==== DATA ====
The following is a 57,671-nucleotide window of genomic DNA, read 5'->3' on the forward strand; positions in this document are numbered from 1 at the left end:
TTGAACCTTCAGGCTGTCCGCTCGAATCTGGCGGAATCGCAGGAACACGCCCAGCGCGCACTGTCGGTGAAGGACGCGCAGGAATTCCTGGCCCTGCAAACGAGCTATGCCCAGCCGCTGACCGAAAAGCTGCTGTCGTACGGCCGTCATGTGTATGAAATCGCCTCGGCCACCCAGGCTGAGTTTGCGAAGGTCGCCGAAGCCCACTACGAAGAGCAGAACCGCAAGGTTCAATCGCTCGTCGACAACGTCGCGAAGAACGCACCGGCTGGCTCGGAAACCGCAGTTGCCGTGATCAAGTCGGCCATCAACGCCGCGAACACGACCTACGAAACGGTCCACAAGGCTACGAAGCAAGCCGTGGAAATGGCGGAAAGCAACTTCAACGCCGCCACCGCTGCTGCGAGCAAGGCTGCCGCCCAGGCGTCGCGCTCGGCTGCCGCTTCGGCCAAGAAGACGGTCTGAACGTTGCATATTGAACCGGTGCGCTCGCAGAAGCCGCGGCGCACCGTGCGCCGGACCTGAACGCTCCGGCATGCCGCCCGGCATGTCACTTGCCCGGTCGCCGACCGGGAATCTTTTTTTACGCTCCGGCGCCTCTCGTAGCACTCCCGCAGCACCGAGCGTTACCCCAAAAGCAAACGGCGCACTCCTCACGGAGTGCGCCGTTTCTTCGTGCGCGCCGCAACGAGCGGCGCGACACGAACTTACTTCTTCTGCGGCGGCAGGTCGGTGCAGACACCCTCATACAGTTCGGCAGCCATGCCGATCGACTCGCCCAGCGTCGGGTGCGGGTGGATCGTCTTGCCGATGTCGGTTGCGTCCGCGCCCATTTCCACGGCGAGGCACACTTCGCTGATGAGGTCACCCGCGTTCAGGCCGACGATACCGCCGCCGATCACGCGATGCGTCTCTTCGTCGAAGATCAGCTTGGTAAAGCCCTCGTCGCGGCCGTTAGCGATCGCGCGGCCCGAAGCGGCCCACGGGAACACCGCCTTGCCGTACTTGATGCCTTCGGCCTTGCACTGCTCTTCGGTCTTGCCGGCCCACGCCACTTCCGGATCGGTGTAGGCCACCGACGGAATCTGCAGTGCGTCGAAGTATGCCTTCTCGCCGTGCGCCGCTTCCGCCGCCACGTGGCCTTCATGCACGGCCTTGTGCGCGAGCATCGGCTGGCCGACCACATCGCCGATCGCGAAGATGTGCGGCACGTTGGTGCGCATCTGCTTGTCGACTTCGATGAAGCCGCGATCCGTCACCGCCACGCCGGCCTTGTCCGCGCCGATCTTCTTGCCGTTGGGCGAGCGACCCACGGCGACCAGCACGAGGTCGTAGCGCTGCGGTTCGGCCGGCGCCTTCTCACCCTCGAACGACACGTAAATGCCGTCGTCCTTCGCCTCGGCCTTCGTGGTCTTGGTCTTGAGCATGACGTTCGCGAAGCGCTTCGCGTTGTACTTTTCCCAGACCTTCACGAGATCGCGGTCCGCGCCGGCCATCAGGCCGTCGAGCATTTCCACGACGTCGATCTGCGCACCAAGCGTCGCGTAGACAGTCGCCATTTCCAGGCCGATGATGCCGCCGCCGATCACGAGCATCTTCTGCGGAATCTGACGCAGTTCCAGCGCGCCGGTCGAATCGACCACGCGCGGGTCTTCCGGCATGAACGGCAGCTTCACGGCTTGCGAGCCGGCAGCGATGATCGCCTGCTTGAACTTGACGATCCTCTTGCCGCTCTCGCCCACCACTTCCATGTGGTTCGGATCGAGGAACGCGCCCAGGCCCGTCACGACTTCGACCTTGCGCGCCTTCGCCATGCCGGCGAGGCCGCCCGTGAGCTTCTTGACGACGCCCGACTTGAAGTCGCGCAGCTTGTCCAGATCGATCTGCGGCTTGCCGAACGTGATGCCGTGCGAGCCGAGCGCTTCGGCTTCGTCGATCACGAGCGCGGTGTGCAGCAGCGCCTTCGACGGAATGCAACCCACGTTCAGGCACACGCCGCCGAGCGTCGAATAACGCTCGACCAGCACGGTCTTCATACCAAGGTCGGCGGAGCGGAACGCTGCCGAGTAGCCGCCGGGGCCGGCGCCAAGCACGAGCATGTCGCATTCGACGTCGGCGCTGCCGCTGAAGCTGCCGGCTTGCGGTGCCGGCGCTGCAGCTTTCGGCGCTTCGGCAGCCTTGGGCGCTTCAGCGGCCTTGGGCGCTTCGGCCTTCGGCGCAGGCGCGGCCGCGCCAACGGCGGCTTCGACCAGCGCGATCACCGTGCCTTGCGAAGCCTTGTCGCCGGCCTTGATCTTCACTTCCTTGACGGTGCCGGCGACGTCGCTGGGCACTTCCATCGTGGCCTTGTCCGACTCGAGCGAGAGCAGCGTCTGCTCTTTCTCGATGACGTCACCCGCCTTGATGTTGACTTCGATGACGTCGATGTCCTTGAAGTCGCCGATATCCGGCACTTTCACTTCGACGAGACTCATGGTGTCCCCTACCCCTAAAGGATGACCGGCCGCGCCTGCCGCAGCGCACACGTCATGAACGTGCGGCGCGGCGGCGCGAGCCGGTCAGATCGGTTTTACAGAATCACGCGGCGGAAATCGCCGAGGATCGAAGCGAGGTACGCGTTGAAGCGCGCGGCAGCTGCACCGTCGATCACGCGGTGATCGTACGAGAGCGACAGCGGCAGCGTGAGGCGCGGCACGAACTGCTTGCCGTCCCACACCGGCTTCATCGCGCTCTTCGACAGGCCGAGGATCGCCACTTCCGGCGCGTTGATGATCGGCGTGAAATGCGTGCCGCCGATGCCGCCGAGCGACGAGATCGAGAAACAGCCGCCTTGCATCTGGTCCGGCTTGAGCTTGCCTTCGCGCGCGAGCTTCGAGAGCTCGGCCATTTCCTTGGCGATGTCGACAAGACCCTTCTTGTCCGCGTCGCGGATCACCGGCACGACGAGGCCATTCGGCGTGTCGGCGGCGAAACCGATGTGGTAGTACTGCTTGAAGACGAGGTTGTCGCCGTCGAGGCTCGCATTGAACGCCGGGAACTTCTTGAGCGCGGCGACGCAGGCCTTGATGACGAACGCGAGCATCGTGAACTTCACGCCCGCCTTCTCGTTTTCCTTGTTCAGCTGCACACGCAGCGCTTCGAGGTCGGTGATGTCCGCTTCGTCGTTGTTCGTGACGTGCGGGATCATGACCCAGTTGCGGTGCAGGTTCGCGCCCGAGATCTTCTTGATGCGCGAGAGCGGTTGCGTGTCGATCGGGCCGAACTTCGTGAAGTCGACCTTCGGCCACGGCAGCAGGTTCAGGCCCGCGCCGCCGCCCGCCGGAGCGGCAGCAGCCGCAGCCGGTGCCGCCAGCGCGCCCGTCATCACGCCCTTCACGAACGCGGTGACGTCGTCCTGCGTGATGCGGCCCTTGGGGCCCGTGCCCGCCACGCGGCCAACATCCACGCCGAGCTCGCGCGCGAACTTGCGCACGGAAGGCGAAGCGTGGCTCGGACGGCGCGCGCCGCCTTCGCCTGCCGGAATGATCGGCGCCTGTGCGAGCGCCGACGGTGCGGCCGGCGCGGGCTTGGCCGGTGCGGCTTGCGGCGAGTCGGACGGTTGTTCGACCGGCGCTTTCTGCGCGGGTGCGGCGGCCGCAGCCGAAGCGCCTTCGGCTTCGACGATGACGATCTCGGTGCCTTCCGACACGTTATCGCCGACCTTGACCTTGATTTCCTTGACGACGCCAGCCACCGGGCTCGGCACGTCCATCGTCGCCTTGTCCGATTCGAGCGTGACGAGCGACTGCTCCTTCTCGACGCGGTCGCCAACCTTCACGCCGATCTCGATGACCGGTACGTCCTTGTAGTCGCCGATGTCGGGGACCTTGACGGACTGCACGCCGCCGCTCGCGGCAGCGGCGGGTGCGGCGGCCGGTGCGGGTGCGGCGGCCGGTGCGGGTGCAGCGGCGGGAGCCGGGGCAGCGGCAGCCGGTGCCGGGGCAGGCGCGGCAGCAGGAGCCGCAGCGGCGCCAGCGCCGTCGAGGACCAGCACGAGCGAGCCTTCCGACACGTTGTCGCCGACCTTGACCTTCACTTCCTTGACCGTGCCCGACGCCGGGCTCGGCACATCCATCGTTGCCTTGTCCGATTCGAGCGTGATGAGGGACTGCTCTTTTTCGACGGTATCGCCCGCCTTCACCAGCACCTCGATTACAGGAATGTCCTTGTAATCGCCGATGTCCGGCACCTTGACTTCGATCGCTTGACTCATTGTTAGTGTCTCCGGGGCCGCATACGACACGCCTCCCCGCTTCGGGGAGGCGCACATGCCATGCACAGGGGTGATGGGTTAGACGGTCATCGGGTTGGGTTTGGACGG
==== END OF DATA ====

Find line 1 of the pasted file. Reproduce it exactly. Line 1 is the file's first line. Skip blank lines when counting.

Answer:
The following is a 57,671-nucleotide window of genomic DNA, read 5'->3' on the forward strand; positions in this document are numbered from 1 at the left end: